Armed with a page in-browser, the team went round the office to gauge response from potential users. The team were very keen to get an image into the page. But some of the feedback was along the lines of “A picture of sick might put me off reading the page”. The guys thought laterally and think maybe a drawing of someone being sick would do the job. If they had more time they would have drawn some pictures and tested them with our potential users.
After a morning’s work, the gang did admirable work. We’ll need to run it by a clinician first before we think about publishing it to beta.nhs.uk (ahem).
Here’s their work:
Some people asked why I did this.I could have said “No”. I think it’s a thing we need to do more: Inspire more kids, more people to get into thinking about design, about how design isn’t just about how something looks (in the old graphic design sense), especially how the content that works comes together. Whenever possible it’s something I try to do, why I help at unis and colleges, why I help with Bradford CoderDojo (which returns at the end of this month), and more than happy to mentor other designers wherever I work.
Not one of the kids were a bad ‘un. And while it was the luck of the draw, two of the five kids were girls — and I think one of the girls enjoyed the session the most. These things matter.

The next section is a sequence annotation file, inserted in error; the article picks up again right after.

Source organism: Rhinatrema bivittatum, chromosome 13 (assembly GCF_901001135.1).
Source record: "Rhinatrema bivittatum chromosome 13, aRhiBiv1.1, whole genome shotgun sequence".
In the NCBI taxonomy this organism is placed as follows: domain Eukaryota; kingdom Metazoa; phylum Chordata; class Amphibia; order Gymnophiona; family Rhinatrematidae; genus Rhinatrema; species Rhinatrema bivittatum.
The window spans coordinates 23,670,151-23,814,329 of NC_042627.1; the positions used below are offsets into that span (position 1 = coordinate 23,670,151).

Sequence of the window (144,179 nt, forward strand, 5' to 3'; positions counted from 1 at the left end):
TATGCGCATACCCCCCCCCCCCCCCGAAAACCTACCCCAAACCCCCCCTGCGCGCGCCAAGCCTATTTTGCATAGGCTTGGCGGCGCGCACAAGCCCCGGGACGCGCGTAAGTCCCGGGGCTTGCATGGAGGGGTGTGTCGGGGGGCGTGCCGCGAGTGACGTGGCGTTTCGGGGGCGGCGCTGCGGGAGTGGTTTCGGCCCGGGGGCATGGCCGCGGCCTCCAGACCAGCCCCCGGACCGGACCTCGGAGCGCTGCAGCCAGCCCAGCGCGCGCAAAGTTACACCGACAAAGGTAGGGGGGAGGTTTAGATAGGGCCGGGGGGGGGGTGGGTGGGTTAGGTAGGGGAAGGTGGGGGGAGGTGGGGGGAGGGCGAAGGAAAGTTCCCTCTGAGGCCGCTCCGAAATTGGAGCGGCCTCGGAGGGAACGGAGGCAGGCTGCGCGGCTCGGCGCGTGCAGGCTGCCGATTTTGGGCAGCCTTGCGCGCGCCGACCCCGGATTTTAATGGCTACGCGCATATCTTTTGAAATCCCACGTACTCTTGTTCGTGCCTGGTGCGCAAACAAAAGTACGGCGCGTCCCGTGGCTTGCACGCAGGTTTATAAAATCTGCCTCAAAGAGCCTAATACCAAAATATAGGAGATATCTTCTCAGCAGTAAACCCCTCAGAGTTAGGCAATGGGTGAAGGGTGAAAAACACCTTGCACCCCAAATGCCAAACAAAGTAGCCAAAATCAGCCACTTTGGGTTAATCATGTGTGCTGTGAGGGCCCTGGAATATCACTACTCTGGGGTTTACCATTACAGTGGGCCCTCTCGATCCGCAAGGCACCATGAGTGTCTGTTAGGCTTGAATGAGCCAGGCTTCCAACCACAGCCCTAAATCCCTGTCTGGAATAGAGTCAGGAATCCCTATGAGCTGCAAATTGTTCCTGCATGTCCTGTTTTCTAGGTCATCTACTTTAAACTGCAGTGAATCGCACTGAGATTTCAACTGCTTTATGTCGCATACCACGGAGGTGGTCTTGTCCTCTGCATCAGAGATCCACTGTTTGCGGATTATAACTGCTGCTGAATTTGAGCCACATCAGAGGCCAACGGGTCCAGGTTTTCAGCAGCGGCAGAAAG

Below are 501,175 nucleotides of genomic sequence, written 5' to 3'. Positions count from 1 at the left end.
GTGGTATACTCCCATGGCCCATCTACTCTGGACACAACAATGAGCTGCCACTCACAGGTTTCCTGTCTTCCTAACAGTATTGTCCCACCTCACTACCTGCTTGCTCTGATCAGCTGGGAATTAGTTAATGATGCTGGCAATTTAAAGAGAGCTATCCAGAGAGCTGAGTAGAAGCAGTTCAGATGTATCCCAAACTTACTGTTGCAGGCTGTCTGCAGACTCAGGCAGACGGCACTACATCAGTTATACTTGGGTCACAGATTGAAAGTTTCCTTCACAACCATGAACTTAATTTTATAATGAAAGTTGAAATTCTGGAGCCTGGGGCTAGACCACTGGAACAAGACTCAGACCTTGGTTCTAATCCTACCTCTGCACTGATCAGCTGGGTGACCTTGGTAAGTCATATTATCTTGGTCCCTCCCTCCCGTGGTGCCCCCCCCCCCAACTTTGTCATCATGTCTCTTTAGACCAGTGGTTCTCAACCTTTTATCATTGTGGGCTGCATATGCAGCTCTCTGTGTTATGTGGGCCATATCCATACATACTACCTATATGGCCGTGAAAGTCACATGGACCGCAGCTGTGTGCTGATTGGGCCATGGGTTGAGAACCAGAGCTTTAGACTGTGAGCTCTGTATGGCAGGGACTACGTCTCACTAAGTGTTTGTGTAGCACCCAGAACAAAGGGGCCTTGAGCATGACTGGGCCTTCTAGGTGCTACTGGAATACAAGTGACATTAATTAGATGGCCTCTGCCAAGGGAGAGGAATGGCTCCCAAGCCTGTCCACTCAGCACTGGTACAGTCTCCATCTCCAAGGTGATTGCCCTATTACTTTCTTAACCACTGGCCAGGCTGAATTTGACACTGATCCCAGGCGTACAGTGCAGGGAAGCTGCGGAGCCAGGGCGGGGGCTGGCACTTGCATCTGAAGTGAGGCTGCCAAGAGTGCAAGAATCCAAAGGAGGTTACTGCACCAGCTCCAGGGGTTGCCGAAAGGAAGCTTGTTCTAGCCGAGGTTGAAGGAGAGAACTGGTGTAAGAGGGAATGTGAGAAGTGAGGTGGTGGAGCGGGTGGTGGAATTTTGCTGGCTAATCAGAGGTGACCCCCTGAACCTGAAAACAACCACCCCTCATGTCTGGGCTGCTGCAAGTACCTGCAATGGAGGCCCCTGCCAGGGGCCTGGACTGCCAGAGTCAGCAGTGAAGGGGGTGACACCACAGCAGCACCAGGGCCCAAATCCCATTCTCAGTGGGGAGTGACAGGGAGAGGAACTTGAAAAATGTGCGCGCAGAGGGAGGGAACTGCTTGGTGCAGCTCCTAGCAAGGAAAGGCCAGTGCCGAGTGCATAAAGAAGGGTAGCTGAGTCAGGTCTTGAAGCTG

None of them called me “sir” godammit.
An aside: While there was a lot of focus on “doing this for the kids”, the session I did could be done by anyone. We should be giving more people a go at this sort of activity, to at least have empathy for the process we put into thinking about design, why we try to look wider than our own experiences, and also realise early on what we know — and what we don’t know and are filling with assumptions.
In the last days before Christmas I also managed to get some hacking into the high fidelity prototype, bringing a bit of a smarter location finder function in. Rather than just taking a postcode I wanted to test users being able to use whatever they thought was a ‘location’, be it postcode, address, or whatever. Google has a decent option, and with a bit of hacking got the display to be a bit more in line with our accessibility driven design style. It’s not going to be the real thing people use but gets the idea across (the point of prototypes).